If we must die--let it not be like hogs Hunted and penned in an inglorious spot, While round us bark the mad and hungry dogs, Making their mock at our accursed lot. If we must die--oh, let us nobly die, So that our precious blood may not be s... Read more of If We Must Die at Martin Luther King.caInformational Site Network Informational
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The Anti-gastric Method





Category: TREATMENT OF SCARLET-FEVER.
Source: Hydriatic Treatment Of Scarlet Fever In Its Different Forms

consisting in the free use of emetics or purgatives, has been
recommended by some eminent practitioners. Withering, Tissot, Kennedy
and others are in favor of the former, and find fault with the latter,
whilst Hamilton, Willard, Abernethy, Gregory, &c., prefer
purgatives, and some, of course, look upon calomel as the anchor of
safety, which they recommend in quantities of from five to ten grains
per hour. The friends of one part of the anti-gastric method make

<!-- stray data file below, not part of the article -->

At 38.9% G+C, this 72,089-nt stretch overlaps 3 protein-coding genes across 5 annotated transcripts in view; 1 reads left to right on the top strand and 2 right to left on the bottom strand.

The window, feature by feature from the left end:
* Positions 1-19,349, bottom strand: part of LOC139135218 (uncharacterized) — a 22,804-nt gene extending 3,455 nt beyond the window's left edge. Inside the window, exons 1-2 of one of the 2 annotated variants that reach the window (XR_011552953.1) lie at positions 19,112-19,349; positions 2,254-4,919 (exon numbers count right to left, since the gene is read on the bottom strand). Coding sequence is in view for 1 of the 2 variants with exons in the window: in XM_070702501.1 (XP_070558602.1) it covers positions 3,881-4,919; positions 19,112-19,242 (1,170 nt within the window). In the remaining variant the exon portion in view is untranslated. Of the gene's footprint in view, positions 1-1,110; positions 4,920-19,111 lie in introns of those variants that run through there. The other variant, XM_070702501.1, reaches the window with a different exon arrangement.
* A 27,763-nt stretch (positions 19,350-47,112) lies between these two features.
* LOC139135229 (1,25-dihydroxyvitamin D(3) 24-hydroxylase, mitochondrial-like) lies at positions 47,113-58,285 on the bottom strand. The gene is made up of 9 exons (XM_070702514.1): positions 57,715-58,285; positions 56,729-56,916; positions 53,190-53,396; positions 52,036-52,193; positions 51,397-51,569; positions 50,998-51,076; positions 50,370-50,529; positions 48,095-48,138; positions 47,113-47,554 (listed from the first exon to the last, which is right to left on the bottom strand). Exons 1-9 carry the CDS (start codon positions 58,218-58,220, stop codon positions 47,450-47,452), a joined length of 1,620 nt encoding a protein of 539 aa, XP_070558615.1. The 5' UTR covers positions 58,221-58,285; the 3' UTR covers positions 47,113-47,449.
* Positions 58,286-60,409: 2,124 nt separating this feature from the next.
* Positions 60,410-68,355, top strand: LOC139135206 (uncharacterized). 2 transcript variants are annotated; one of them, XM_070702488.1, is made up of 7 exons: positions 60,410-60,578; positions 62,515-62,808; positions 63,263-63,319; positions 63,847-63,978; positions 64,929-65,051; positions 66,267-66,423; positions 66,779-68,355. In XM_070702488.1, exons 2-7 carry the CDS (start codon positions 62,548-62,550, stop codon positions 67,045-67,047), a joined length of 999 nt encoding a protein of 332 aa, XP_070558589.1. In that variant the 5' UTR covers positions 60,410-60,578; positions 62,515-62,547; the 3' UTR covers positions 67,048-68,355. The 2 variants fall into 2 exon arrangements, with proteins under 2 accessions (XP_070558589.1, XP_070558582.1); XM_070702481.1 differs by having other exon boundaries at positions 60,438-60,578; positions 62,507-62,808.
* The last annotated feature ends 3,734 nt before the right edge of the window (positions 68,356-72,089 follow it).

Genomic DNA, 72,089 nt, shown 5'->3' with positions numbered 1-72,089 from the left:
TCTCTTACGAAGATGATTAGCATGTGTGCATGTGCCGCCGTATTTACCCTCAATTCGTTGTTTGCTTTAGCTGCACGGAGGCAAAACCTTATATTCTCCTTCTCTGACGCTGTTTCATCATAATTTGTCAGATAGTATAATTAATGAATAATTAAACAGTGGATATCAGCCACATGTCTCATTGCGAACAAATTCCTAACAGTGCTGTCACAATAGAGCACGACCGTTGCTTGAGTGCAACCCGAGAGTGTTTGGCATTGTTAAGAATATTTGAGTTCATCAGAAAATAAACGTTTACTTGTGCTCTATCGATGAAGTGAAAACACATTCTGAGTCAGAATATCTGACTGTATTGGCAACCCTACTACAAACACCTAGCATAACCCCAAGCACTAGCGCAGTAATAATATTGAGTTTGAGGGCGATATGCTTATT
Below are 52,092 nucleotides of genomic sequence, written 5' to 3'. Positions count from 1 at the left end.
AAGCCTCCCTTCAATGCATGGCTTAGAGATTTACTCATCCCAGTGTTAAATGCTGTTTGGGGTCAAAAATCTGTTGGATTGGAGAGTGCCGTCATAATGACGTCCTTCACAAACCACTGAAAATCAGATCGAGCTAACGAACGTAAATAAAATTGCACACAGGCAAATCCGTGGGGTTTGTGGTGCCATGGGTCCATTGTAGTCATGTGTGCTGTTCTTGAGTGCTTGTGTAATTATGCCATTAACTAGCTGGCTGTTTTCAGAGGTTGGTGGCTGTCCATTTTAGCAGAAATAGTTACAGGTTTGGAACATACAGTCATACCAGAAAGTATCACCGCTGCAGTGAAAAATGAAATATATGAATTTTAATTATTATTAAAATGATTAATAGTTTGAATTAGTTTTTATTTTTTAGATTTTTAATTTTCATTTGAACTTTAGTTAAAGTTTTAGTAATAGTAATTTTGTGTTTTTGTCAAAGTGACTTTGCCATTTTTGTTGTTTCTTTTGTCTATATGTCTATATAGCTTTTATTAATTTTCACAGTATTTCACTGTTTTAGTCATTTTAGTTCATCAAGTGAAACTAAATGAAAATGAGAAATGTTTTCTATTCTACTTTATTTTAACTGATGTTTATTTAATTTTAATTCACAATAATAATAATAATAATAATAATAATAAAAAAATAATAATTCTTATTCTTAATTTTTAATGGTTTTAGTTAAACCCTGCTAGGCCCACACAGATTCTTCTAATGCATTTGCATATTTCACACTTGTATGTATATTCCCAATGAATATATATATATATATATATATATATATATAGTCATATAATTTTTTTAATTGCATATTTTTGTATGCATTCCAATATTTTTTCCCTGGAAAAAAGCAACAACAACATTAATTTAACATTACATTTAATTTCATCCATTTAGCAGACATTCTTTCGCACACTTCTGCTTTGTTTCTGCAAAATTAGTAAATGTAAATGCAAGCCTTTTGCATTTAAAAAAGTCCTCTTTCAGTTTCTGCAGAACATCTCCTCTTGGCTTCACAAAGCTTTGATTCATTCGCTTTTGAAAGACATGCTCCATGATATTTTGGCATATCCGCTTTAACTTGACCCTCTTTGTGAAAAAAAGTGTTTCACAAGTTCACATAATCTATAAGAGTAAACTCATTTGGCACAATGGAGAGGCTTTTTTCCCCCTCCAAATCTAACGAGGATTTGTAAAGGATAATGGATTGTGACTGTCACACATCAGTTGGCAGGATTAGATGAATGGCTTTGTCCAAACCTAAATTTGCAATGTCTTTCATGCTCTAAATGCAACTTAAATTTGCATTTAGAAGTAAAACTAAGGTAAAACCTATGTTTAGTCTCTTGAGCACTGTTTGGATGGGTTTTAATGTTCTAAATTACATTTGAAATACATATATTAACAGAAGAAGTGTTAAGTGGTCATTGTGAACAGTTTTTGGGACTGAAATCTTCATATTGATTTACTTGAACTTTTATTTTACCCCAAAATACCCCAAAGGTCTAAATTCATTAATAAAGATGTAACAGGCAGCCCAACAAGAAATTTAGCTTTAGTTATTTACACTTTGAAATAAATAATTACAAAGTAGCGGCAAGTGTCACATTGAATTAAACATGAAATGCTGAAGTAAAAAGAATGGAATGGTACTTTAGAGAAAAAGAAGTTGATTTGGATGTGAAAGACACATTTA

war upon the other: Withering finding purgatives entirely out of place
and Sandwith, Fothergill and others having seen nothing but harm done by
them, whilst Wendt, Berndt, Heyfelder and others caution their
readers against emetics. The anti-gastric method has been of some
service in epidemics and individual cases, when the character of the
disease was decidedly gastric and bilious. To use emetics or purgatives
indiscriminately would do much more harm than good; as, for instance,
during a congestive condition of the brain, the former, and with
inflammatory symptoms of the bowels, the latter, would be almost sure to
sacrifice the patient to the method.





Next: The Ammonium Carbonicum

Previous: The Expletive Method Blood-letting



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